A viable solution to the traffic problem in tourist destinations is the banning of private vehicles beyond a certain area where people can park. After this area, transport should be provided to shuttle the tourists from the parking area to the actual destination. This can be in the form of a railway or a tram system. Whatever the system, it should be regular and high quality with low fare. This will control the inflow of traffic into tourist areas.

Within the destinations, alternate transport such as bicycle rentals and shuttle services should be provided. There should be demarcated areas only for pedestrians and facilities for the handicapped should be there as well.

Another method to prevent the destruction of the pristine surroundings of the Northern areas is the implementation of restrictions on construction. These areas are known for their natural beauty and overbuilding there leads to them losing their attraction and being affected by pollution. Deforestation should not be permitted for more construction beyond a certain sustainable level.

Tourist destinations are experiencing a lot of development and commercial activity. However, this should not be at the cost of nature. The forest area of these places should be preserved and the local wildlife not harmed to make way for tourists. Areas, where there are animal habitats, should be off-limits for any construction activity. Instead, tourist activities should be integrated with these natural attractions.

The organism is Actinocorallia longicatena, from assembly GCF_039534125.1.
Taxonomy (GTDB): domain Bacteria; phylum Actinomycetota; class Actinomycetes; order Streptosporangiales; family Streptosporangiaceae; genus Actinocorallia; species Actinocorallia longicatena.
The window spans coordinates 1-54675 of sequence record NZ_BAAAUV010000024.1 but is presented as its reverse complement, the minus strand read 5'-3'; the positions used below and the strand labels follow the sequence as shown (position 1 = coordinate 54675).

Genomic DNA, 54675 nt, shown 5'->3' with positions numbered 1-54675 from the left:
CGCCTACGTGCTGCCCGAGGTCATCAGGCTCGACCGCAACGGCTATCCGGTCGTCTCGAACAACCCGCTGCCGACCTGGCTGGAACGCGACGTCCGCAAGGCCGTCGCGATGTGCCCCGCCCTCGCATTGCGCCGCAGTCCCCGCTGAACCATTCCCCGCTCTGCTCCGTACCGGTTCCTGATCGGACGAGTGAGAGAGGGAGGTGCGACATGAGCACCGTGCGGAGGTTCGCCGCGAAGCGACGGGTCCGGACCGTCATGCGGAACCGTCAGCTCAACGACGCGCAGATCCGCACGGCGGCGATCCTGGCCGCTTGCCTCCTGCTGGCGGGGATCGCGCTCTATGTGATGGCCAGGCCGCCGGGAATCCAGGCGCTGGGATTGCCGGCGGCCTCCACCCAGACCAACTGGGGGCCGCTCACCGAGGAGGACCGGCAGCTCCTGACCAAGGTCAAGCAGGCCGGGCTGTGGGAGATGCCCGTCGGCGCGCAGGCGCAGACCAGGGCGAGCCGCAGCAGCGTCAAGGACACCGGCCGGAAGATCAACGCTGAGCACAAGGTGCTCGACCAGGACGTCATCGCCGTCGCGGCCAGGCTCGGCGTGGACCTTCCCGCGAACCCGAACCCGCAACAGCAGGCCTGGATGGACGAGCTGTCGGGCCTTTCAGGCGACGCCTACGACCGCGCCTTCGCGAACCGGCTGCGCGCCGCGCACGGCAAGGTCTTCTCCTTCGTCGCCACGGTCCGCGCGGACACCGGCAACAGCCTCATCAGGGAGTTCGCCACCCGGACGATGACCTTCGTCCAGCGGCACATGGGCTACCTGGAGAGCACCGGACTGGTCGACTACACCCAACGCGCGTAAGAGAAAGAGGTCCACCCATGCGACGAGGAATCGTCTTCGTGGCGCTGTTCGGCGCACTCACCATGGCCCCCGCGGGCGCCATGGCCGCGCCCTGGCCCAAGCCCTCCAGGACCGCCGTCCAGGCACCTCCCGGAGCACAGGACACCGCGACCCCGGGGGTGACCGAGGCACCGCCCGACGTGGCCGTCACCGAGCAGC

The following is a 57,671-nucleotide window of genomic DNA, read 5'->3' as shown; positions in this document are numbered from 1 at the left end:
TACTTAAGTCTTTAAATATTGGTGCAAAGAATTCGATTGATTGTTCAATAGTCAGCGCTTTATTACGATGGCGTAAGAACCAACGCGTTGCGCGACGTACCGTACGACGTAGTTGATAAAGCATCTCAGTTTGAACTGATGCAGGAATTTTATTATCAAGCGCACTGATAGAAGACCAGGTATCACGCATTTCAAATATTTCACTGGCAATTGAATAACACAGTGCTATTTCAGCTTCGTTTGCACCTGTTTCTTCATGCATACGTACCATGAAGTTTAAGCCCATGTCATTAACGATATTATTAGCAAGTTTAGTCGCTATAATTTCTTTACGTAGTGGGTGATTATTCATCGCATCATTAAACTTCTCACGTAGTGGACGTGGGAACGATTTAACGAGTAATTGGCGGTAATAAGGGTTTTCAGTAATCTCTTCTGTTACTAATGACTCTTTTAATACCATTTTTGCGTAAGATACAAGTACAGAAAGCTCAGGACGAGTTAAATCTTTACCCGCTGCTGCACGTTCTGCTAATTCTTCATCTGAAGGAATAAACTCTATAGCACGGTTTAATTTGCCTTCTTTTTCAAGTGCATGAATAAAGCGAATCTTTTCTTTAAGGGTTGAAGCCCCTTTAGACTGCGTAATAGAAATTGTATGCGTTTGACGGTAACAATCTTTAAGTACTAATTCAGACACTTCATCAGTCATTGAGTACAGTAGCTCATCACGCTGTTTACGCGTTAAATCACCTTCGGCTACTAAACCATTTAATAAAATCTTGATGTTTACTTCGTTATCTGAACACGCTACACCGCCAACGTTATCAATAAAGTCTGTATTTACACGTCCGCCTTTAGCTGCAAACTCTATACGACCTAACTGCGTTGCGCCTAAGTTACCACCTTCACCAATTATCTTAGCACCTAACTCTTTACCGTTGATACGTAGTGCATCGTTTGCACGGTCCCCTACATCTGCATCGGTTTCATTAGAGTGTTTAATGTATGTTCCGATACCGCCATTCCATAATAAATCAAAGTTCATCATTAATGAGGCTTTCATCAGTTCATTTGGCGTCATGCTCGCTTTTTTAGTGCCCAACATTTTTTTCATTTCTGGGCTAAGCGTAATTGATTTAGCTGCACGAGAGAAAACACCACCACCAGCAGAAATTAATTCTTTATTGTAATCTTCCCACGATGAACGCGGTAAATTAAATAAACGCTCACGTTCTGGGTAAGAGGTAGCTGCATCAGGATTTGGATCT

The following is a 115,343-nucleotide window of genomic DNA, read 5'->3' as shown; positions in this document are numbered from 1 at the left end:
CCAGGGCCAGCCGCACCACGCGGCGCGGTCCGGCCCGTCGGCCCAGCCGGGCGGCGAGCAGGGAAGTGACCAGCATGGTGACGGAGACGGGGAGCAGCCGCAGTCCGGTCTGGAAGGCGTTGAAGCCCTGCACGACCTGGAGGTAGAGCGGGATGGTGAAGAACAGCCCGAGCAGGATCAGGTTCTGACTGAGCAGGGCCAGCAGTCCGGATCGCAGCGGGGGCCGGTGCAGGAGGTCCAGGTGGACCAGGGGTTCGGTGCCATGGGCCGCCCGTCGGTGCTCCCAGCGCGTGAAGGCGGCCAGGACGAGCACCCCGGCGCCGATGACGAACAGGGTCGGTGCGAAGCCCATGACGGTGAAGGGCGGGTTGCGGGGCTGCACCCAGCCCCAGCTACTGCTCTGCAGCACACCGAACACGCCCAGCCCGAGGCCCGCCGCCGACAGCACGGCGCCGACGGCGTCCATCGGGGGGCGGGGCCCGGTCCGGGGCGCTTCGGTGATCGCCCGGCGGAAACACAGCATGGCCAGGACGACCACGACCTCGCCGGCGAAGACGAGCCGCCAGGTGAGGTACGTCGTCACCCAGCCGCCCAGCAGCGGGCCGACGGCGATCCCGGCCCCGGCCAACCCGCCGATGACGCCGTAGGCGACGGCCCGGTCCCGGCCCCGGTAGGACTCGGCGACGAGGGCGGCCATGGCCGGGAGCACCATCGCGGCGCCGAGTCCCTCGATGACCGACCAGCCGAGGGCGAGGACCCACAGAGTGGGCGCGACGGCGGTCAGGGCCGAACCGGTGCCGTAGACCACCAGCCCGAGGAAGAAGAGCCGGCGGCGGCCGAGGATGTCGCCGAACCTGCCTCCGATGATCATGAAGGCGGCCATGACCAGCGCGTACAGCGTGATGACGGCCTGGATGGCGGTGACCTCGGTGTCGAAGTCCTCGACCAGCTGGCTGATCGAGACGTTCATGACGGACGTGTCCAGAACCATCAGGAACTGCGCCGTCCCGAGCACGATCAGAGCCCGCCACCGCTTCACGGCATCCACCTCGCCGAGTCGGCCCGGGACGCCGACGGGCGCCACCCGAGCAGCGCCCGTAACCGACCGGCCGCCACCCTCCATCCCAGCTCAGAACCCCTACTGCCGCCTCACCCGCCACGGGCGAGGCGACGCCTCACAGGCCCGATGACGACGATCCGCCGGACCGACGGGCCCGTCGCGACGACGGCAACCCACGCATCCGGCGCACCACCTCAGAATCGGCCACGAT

A major issue which is emerging in Pakistan’s tourism is the concentration of tourists in just a few areas such as Murree, Swat, and Naran. This is because these places are developed more than other outlying areas. This leads to traffic congestion and pollution in these places and is detrimental for them. In addition, it puts a heavy burden of construction on these areas. As evidenced by Zameen.com, these areas are an attraction for investors buying land and buildings for various purposes. Development up to a certain extent is excellent, but beyond that, it becomes unsustainable.

A way to counteract this is to also develop surrounding areas to an extent so that tourists are not concentrated in just one place. In this way, the locals also benefit greatly. Infrastructure and accommodation etc. should be provided in these smaller destinations for this strategy to be properly implemented.

With these measures, there should also be regulations in place which preserve the cleanliness and purity of these destinations. Littering and any damage to nature should be heavily fined and vehicles which emit high levels of exhaust should be penalized as well. This requires a proper regulatory body in place to ensure that the sanctity and culture of tourist destinations be preserved.

In conclusion, the rise of tourism is an encouraging development for Pakistan’s economy and reputation, but it should not be at the cost of nature and sustainability. Hence, to control the traffic and pollution generated by heavy tourism, measures need to be taken and properly implemented.

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The views expressed in this article are those of the author and not necessarily those of The Lahore Times.